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Re: [ARSCLIST] Scopes Trial Sound Recordings

I brought up the Hawaiian case with Darrow since it came later and, I assumed, any actor wishing to portray him and wanting to hear his voice and manner, may possibly find this one. I know, I know, run-on sentence.

Steve Smolian

----- Original Message ----- From: "Michael Biel m.biel@xxxxxxxxxxxxxxx" <m-biel@xxxxxxxxxxxxxxx>
To: <ARSCLIST@xxxxxxxxxxxx>
Sent: Tuesday, February 07, 2006 2:16 AM
Subject: Re: [ARSCLIST] Scopes Trial Sound Recordings

From: "Bob Conrad" <bob618@xxxxxxxxx>
>I have a number of Jim Jordan radio broadcasts from 1929 Chicago, >station

I assume you mean WENR unless the recordings spoof a fake radio station.

("Mike and Herman")It is just a hunch, but I have always thought these were
>made as auditions, to be sent to far off radio stations in the hopes of
>signing them up in some sort of syndication or affiliate deal.

This is possible since Chicago was where the business of syndicating recordings
of programs was invented with "Amos 'n' Andy" in March 1928 and The National
Radio Advertising Co's Maytag drama series in December 1928. But Jim Jordan
was probably doing "The Smackouts" on WMAQ by 1929, and the names Mike and
Herman sound like those used in "Louie's Hungry Five" which was syndicated by
The Chicago Tribune in 1930, and it is known that Jim Jordan had nothing to do
with that series.

> and all of them are on uncoated aluminum, some
> are 7", others are 5" and all play at 78rpm.
> So the technology did exist,
> at least in 1929.  Bob Conrad    Fort Lee, NJ

From Steven Smolian <smolians@xxxxxxxxx>:
Any idea of the specific date? The uncoated aluminums were in use one side
or the other of 1930, but were mostly a "bureau" operation, as far as I can
tell, until home recording units became available as well. Typically, there
were booths in music and department stores.

The first known Speak-O-Phone installation was in a St. Louis dept. store
Thanksgiving 1928. They did not make machines available to individuals except
for one supplied to Cabel Greet of Columbia University who used it to record
Vachel Lindsey. Other companies had machines for embossing aluminum on the
market by 1930.

As to those who recorded
off-the-air on a speculative basis and made dubs on demand, one service I
know of began c. 1934.  There may have been others.  I understand these
recording outfits were listed in the yellow pages of the cities in which
they operated.    Steve Smolian

There were many recording studios in business making air-checks by the end of
1930, especially in Chicago.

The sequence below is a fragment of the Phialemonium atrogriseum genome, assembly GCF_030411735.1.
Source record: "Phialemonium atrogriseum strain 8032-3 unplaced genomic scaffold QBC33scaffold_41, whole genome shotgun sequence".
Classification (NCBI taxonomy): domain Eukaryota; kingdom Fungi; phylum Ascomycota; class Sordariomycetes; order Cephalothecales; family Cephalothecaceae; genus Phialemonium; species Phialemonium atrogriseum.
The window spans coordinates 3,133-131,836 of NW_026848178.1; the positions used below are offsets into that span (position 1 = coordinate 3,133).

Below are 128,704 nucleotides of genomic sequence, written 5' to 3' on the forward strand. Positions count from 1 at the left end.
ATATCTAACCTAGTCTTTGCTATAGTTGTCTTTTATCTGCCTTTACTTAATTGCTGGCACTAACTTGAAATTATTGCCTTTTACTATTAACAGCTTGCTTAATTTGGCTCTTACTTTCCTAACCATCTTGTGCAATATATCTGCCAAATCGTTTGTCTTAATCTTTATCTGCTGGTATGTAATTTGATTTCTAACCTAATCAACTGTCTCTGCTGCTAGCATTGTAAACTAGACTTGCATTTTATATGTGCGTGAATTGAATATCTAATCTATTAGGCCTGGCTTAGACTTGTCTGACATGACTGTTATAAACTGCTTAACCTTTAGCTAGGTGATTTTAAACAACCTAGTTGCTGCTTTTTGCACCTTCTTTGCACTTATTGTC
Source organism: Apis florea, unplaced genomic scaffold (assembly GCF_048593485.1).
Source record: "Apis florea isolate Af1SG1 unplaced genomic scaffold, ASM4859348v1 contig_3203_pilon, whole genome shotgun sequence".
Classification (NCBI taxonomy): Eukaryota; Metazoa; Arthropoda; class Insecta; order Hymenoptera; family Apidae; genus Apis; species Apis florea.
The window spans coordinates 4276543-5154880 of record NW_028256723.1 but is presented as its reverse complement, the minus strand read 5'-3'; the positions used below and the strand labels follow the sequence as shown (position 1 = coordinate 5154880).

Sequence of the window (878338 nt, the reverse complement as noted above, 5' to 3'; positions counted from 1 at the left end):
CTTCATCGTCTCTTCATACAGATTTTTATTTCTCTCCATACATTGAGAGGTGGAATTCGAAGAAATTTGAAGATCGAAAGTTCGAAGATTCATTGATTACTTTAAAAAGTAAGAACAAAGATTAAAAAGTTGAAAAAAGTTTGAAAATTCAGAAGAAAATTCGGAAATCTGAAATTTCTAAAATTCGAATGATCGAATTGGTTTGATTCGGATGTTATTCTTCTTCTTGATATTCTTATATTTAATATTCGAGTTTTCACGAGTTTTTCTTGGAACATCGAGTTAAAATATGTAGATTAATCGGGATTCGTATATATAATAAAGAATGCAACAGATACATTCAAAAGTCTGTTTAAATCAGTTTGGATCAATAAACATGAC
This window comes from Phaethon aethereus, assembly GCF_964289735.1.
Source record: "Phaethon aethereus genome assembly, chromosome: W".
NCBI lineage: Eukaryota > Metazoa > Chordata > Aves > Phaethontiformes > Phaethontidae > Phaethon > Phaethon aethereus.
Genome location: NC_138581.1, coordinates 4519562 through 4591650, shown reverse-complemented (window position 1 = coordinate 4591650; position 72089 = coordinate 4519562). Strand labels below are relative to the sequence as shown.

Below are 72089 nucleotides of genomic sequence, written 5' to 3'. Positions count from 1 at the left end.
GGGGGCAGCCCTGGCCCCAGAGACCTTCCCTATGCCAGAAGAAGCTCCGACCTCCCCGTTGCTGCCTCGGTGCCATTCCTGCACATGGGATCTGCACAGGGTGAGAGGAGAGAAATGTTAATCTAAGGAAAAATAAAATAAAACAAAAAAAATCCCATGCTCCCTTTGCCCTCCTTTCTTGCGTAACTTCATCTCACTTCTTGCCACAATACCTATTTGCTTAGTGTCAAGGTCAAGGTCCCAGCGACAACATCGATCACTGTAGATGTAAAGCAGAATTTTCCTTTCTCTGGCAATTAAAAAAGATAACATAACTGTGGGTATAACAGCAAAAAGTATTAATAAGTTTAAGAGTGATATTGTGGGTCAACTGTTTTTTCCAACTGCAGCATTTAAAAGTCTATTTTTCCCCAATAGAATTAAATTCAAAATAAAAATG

> Steven Smolian wrote:
>> I remember reading that the trial of a navl enlisted man for rape in
>> Hawaii (there was a PBS bcst on it recently) had Darrow's jury >> summation
>> broadcast back to the mainland.

What does this have to do with the 1925 Scopes trial?

>> It could have been recorded either by Ediphone dictating machine or, >> just
>> possibly, by RCA paper discs for use with the Electrola radio and
>> recorder. I've seen but do not own some dated late in 1929.
>> Steve Smolian

They weren't paper, they were celluloid on paper for the 5-inch discs and vinyl
for the 10 and 12-inch. The first machine was the Radiola 86 which was
released in Sept 1929.

From: <Mwcpc6@xxxxxxx>

>>> kmccormi@xxxxxxxxxxxxxx writes:
>>> The trial was the first live radio broadcast from a trial but there >>> was
>>> no recording made.

>>> William Jennings Bryan did record a number of other
>>> speeches some of which are available online at
>>> <http://www.historicalvoices.org/earliest_voices/bryan.html> from the
>>> Vincent Voice Library (although none appear directly related to >>> Scopes).

It would have been difficult for Bryan to record anything related to the Scopes
trial since he died several days after the end of the trial. All the
recordings he did make were Edison cylinders and Gennett discs.

>>> This information is helpful. The people putting on the play somehow
>>> thought
>>> that they should incorporate a wire recorder into the set. While we
>>> could have
>>> loaned them a Telegraphone, it is just as well that they don't need >>> it.

There was a WGN carbon microphone in the courtroom and that was it. Why would
anyone have considered having a recording machine in the courtroom since it is
well known that this did not happen.

>>> That time period must have been a null in extemporaneous sound
>>> recordings.

There are quite a few broadcasts that were recorded between 1923 and 1930. But
not the Scopes trial. People have been looking for them for decades.

Michael Biel mbiel@xxxxxxx

>>> Wax cylinders were out of the picture and instantaneous discs had not
>>> been well
>>> developed.
>>> I remember reading in a contemporary early 20's magazine about a >>> project

>>> to
>>> archive radio broadcasts on Telegraphone wires. I wonder if anything
>>> ever came
>>> of that.
>>> Mike Csontos

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